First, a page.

The most powerful blog posts and social media statuses are a rich combination of copywriting and imagery.


Because a great image grabs your audience’s attention and good copywriting holds onto it.

When it comes to selecting an image, a graphic designer offers some serious advantages over the DIY route. Namely, these creative professionals have an eye for developing beautiful, branded graphics.

However, sometimes your quick post or status doesn’t need the Mona Lisa. Sometimes, your in-the-moment shares simply need an image that doesn’t look like you snapped it with 2002 Nokia flip phone.

That’s where Canva comes in. This online design tool allows you to easily create a graphic without any tech or design skills.

Pre-Made Layouts

This subscription based online tool is completely free to join. All you have to do is set up an account and you’ll have access to hundreds of layouts. The layouts are designed for a myriad of platforms ranging from social media statues and infographics to event invites and email headers.

A variety of the layouts are available for free when you sign up. Additional choices can be used for a nominal, pay-as-you-go fee.

Images and Fonts

In addition to the pre-crafted layouts, Canva gives you access to a variety of images and fonts. Some are free and others are available for a nominal, pay-as-you-go fee, just like the layouts.

Additionally, you can upload your own images to Canva. This gives you even more control over the look and feel of your final product.

How Canva Works

Not sure you have the skills to use Canva? We tasked our awesome copywriter, Mikaela (that’s me!) with creating this week’s image and sharing her step-by-step approach.

Step 1 – Select a Template

We selected “Twitter Posts.” At 1024 by 512 pixels, it offers the most universal image size and orientation.

Canva Templates

Step 2 – Peruse Your Options

Now the magic begins. This next screen has thousands of options. (For a non-designer, this might be Canva’s biggest drawback – with so many things from which to choose, it can be hard to pick!)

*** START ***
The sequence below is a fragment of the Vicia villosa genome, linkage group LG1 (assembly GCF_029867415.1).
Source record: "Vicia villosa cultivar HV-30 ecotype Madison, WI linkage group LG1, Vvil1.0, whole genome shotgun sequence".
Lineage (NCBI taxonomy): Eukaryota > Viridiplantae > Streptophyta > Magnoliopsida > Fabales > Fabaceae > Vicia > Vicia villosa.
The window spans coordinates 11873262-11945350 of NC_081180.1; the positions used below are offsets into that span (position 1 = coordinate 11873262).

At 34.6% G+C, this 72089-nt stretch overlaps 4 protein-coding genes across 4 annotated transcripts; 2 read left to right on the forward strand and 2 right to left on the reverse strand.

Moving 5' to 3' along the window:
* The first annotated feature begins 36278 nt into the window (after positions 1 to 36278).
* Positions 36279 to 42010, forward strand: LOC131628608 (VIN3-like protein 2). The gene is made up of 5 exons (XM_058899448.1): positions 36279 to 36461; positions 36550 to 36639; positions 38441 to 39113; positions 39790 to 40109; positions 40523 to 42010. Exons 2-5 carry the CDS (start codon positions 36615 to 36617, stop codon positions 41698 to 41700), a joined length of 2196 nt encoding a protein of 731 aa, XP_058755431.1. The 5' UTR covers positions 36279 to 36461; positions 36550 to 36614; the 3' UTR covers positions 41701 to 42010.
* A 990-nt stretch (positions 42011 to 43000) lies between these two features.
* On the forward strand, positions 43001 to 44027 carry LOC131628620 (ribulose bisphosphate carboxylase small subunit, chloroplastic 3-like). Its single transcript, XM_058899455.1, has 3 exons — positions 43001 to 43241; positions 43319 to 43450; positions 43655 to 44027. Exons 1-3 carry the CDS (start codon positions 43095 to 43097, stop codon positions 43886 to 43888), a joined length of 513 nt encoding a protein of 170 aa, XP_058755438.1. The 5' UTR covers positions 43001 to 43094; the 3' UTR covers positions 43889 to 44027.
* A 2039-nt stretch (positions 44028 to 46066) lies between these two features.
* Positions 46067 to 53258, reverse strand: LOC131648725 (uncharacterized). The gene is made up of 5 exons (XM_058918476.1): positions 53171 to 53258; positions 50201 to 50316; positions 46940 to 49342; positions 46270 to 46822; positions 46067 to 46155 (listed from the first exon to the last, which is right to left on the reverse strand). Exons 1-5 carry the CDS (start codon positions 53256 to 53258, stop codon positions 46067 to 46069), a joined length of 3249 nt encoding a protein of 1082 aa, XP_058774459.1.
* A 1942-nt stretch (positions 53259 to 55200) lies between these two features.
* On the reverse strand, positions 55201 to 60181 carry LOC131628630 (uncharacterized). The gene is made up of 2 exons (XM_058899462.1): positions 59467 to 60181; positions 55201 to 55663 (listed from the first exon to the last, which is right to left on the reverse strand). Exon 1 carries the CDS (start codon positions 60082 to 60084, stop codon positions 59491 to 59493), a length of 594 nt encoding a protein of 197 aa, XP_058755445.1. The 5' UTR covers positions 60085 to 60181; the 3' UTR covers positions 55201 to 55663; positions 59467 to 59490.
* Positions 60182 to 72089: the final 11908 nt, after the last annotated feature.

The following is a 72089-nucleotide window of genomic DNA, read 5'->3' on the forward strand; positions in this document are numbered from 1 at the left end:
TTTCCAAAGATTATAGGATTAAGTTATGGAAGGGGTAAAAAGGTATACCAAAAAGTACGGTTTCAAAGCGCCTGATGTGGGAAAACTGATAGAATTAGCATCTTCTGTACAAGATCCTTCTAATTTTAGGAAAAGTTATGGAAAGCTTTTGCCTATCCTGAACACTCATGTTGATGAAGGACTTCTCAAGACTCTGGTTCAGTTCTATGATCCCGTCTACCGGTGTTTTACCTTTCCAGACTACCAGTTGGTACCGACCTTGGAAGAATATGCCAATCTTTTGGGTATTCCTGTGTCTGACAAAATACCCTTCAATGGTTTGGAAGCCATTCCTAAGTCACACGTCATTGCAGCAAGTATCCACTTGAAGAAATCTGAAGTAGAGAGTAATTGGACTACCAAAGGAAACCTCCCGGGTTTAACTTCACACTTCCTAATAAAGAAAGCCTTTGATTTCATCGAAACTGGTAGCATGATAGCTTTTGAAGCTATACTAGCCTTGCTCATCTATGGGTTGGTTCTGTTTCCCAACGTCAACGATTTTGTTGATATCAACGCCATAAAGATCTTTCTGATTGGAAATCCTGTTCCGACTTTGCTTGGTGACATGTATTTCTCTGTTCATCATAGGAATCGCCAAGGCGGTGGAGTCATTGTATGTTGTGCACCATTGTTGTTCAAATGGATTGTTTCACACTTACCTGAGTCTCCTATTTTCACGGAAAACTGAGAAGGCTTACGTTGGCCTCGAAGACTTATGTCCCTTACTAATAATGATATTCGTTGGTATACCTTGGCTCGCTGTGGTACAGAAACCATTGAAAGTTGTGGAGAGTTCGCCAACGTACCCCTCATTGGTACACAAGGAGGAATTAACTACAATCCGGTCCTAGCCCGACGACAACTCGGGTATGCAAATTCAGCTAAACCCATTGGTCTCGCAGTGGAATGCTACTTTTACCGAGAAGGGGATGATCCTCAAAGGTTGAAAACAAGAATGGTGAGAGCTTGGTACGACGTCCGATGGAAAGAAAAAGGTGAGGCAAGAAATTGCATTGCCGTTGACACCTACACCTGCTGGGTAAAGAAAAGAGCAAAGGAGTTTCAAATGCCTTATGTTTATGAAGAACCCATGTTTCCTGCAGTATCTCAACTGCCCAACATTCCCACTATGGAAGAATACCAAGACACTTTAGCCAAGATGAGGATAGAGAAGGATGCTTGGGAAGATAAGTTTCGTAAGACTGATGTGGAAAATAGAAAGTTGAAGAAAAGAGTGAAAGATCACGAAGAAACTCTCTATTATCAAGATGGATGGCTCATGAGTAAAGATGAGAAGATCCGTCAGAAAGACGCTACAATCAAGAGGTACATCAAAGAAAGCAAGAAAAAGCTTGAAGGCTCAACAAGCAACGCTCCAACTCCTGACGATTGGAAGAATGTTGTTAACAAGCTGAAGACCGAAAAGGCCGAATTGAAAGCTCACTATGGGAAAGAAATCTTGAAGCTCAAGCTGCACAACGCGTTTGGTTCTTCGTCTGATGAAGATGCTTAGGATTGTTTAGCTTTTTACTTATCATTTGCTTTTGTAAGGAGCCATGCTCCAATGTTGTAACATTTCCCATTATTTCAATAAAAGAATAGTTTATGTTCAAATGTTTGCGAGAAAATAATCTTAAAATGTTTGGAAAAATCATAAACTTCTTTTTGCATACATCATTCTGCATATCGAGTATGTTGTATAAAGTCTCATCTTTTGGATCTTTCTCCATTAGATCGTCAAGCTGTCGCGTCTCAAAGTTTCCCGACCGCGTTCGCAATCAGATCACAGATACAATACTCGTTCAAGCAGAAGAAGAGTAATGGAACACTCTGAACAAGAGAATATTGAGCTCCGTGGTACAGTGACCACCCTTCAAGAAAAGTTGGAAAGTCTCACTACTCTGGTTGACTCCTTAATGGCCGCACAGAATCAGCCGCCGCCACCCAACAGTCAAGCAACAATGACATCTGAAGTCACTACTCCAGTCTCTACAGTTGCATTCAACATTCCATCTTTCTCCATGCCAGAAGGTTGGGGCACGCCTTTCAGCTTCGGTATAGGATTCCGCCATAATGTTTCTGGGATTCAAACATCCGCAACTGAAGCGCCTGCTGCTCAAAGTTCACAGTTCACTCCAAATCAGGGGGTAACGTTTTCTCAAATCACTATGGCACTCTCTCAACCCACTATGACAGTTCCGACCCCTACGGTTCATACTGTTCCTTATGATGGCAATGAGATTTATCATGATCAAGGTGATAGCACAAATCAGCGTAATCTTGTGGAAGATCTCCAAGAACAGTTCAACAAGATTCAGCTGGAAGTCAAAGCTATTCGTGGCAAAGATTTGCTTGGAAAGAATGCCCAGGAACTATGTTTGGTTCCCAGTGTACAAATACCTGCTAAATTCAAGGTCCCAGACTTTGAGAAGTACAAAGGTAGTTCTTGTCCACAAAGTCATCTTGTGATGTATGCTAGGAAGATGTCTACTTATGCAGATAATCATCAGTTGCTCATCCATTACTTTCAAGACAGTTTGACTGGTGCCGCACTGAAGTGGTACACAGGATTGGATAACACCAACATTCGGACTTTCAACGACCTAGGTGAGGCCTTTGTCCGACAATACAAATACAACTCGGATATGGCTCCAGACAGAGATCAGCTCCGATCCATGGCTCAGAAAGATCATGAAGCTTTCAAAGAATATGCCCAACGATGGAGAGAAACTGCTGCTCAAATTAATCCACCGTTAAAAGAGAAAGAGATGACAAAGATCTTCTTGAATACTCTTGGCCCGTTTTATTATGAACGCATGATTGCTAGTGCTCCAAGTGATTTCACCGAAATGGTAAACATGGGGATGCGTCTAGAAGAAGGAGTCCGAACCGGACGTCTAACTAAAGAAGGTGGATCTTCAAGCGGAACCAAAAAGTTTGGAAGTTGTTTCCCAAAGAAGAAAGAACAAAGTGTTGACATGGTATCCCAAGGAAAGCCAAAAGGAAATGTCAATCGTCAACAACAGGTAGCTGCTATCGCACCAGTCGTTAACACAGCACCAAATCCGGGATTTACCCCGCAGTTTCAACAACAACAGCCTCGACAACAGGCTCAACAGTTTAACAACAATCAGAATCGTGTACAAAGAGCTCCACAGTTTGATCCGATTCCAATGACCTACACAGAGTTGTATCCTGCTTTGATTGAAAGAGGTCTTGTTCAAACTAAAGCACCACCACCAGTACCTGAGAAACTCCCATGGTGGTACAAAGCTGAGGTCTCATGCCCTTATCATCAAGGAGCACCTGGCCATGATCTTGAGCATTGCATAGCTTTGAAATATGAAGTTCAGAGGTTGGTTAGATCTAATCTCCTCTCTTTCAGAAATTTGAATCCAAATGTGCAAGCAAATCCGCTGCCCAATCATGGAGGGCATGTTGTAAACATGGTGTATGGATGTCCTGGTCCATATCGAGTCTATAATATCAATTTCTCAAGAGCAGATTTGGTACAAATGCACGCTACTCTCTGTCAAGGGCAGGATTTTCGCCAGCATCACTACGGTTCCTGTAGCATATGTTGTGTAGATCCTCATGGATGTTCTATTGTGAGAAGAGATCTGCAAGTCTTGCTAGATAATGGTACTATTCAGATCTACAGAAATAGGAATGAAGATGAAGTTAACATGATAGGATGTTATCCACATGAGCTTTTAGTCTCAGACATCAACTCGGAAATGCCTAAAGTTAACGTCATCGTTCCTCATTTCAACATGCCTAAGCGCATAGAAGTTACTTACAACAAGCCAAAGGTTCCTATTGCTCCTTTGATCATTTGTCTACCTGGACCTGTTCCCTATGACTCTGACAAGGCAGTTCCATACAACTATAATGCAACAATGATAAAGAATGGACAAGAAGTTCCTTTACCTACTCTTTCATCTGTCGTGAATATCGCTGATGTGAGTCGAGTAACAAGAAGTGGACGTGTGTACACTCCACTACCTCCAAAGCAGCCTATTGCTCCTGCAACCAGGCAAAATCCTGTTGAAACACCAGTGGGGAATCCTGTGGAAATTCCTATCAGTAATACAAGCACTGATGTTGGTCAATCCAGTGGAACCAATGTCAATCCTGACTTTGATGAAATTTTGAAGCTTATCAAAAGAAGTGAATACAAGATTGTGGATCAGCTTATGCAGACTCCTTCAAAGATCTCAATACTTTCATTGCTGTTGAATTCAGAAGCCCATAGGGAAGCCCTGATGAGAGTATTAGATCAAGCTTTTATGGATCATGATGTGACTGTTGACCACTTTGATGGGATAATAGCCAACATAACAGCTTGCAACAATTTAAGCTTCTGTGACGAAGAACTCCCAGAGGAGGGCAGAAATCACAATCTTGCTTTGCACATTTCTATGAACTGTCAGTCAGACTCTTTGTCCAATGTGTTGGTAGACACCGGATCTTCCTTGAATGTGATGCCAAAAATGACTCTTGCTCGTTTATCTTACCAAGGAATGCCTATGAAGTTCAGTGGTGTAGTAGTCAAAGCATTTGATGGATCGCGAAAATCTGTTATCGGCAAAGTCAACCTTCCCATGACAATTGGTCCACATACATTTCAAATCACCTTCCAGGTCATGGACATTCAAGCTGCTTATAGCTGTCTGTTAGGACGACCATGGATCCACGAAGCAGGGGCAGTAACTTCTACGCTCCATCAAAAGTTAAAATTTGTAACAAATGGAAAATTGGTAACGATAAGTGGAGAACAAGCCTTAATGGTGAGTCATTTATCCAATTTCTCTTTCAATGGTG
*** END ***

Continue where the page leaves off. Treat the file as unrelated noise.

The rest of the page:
On the left-hand sidebar you’ll find several tabs:

  • Search – Use this tab to look for specific items such as images, icons, and charts.
  • Layouts – Canva provides numerous ready-to-use layouts. You can use them as-is or tweak them as needed.
  • Elements – This tab offers you a variety of premade grids, frames, shapes, photos and more.
  • Text – A wide selection of pre-formatted styles and text housed within images (such as circles, speech balloons and tags) gives you the ability to shape your own message.
  • Background – This tab is incredibly helpful for those who aren’t using a layout. Here you’ll find a variety of colors, textures and non-descript images ideal for backgrounds.
  • Uploads – This tab allows you to upload images and access those you have already uploaded.
Tabs within Canva

Step 3 – Design

After perusing the premade layouts tab, we didn’t find anything that seemed just right. So, we started on the elements tab. By selecting a grid, our copywriter was able to start with a foundation of pleasing ratios.

Canva Element Tab Grids

Step 4 – Pick an Image

While still on the elements tab, we looked at the images. There was an image that seemed perfect for a copywriter – a typewriter! Dragging it onto our grid layout, we dropped it into the desired section.

To update the left hand of the grid, we clicked on the “Pick a Color” tool, a circle found to the right of “Filter” and “Crop” near the bottom of the page. To match the typewriter and provide a stark contrast, we went with black.

Pick a photo under the Canva Elements Tab Photos

Step 5 – Select Text

None of the pre-formatted text styles fit what we had in mind. The goal was to make our message big and bold. So, we added a heading and paired that with a subheading.

We were able to reposition the text boxes as desired by clicking and dragging with our mouse. As you can see from this screenshot, Canva provides some exceptional tools to help you center items proportionately to one another.

Create a Customized Message with Font options from the Canva Text tab.

Step 6 – Add Some Personalization

To give it a little something more, we added a shape around the text. (Shapes are found under the Elements tab.)

Personalize your image with shapes from the Canva Elements Shape Tab

Step 7 – Download

You can download your graphic in a variety of forms. Because we knew we were using this on the web, we downloaded it “for Web (JPG).”

Canva Download


Is the image Mikaela created going to be displayed in the Corcoran Gallery of Art? No, but it doesn’t need to!

Does the image Mikaela created communicate this post’s message? You betchya! That’s the beauty of it. When you need to share an image and you need one fast, Canva will save the day.

All in all, we think Canva’s pretty awesome. What are your thoughts? Share them with us on Twitter.